In an op-ed published by The Boston Globe on Monday, Alan Collinge, founder of StudentLoanJustice.Org and the author of “The Student Loan Scam” (Beacon Press), stated that the Trump administration has the power to save the student loan system. However, according to Collinge, the administration’s current plans for education with Trump’s new budget is going to keep it on the same destructive path it was on well before Trump even took office.
The Rising Problem Under the Obama Administration
As cited by Collinge, and in the article “President Obama’s horrible, terrible legacy on student loans,” by the time Obama left office, student loan debt had reached $1 trillion. When he announced his candidacy in 2007, the nation’s student loan debt was sitting at $450 billion. The current total has risen to $1.5 trillion, and 1.1 million people were found to be nine months behind on payments. Although Obama had called for “affordable college,” many feel that the administration has failed to solve the ailments of the current student loan system. Now we have a new administration, and with the recent budget on education, Collinge and others believe that the problem will persist.
What Trump’s Budget Means for Loaners
In July 2015, the Obama administration issued a memorandum that prohibited “agencies from charging up to 16% on the principal and interest accrued on student loans if the borrower entered the student loan rehabilitation program within 60 days of default” according to the article “Trump Administration Says More Fees for Student Loan Borrowers in Default.” This memorandum has since been disregarded by the U.S. Department of Education. Furthermore, the new budget wants to eliminate the Public Service Loan Forgiveness Program and wants to make other changes. Collinge is clearly in disagreement with these proposals for he thinks they will not beat back what he calls the “predatory behaviors” of the U.S. Department of Education but rather make matters worse.
How the Current Lending System Benefits the Government
According to a USA Today article that Collinge cites, the U.S. Government in 2012 projected to make $50 billion off of student loans. He also stated that two years ago, 57 percent of the people in Income-Based Repayment were “expelled on just one of the many grounds the department has to disqualify borrowers.” What really happened was that 57 percent of people in IBR fell out of the program because they failed to file their annual income documentation on time. According to the article “Hundreds of Thousands of Borrowers Fall Out of Income-Based Repayment Plans,” of this 57 percent, numbering around 700,000, “a third of the lapsed direct loan borrowers re-enrolled in IBR plans within six months, another third went into a hardship-related forbearance or deferment, and some 15 percent became delinquent on their debt, according to officials.” Although Collinge’s overall argument could be stronger, it is clear that many are struggling to bear the debt of their higher education, and he is attempting to bring awareness to this fact.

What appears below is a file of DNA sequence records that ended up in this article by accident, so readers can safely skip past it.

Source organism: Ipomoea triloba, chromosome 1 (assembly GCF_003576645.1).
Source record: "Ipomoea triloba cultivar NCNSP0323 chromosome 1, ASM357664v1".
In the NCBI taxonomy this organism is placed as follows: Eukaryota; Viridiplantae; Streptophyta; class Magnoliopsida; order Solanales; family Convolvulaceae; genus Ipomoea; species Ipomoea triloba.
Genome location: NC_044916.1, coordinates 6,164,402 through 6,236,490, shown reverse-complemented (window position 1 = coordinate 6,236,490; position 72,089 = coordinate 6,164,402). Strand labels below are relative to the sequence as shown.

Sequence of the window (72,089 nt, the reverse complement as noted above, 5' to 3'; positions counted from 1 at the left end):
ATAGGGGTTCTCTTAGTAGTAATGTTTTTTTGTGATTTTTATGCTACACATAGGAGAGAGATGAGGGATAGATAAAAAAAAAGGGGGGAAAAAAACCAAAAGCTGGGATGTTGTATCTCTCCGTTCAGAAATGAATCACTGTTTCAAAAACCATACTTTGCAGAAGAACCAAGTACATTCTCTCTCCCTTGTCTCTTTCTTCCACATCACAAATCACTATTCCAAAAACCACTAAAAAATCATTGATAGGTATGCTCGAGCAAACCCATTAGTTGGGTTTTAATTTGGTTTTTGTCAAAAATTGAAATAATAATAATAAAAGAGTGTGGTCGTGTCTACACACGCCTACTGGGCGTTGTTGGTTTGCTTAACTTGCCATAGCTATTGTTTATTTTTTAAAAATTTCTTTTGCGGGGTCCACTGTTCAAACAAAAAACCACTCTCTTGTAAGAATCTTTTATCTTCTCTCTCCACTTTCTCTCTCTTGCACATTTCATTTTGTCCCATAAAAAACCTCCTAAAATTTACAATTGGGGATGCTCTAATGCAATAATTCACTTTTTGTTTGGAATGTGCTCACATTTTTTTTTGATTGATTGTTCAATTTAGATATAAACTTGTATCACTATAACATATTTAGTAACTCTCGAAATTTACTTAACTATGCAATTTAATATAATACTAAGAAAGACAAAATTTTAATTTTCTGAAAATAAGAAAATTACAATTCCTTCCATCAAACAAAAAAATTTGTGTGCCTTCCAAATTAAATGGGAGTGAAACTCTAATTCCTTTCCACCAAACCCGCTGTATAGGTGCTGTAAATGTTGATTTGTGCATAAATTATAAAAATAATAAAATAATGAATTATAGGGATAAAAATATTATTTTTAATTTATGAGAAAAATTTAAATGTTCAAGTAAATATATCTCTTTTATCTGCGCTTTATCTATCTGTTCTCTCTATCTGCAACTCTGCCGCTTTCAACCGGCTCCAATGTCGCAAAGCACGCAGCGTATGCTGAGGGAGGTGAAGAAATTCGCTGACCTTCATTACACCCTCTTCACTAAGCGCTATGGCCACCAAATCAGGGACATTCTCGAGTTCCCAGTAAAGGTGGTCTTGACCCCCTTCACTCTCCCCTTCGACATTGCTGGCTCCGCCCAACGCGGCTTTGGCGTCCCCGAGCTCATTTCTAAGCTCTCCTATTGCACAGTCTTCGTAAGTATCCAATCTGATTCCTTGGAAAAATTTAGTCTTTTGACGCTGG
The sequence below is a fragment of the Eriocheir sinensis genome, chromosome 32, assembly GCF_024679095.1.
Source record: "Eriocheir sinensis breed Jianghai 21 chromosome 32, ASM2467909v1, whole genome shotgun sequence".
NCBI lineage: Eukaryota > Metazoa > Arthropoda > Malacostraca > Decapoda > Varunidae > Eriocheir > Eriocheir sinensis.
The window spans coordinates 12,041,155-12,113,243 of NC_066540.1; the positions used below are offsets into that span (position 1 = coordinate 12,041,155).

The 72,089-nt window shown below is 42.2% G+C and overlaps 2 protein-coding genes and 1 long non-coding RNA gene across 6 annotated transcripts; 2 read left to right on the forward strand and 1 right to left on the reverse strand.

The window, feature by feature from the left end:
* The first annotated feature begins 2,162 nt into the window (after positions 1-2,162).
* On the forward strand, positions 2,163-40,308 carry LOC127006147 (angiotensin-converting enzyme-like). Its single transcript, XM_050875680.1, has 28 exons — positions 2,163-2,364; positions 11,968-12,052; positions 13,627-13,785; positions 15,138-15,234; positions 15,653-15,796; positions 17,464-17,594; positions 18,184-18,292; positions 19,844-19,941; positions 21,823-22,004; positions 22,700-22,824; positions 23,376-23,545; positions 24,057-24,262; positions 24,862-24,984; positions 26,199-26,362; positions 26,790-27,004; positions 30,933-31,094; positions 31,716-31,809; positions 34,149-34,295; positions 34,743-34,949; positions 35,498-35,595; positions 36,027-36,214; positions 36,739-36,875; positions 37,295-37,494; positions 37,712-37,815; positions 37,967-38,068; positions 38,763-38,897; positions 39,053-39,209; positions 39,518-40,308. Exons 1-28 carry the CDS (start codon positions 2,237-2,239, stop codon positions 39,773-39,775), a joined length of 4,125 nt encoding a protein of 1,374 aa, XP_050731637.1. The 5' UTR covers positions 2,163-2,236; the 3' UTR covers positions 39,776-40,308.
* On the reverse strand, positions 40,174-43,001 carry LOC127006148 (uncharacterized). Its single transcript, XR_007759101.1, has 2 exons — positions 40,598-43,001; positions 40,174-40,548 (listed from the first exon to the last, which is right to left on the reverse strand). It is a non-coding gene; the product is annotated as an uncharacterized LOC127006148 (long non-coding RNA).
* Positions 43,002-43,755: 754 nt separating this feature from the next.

To get a more encompassing understanding of this issue, let’s take a look at another op-ed that is in opposition to Collinge’s standpoint. According to the article entitled “Donald Trump’s Budget is a Clear Win for Students with Loans” published by U.S. News in March, authors Jason Delisle and Alexander Holt attempt to argue that Trump’s proposed budget might actually be better for loaners than what others have been saying. Though the PSLF will indeed be eliminated, many have criticized it for being a “back-door subsidy for expensive graduate degrees.” Some other changes include making “borrowers who earn higher incomes after school pay more on their loans, as will those who borrowed to finance a graduate degree.” The budget will also set payments that are under income-based repayment for undergraduate and graduate borrowers at 12.5 percent of discretionary income, and will eliminate the category of undergraduate loans called Subsidized Stafford loans.
Though the authors do not do a good job of explaining how the 12.5 percent increase from 10 percent would be beneficial to the loaner, the article does go on to state that “borrowers who rack up higher balances due to the loss of Subsidized Stafford loans won’t pay the additional amount if they earn low or moderate incomes after they leave school.” These are just some of the changes that Trump has proposed, and although they still have to be approved by Congress, there may be some silver lining after all.
What Trump Can Do to Fix the Flawed System
In sum, while there are people in disagreement with Collinge, he highlights some of the issues with the current student loan system. He suggests that some of the changes that could be made by the Trump administration include giving bankruptcy protections to federal student loans, implement statutes of limitations, and other consumer protections that are available with private student loans. However, there is a big difference between the federal government and private institutions, and one could assume such proposals would have a steep hill to climb in Washington.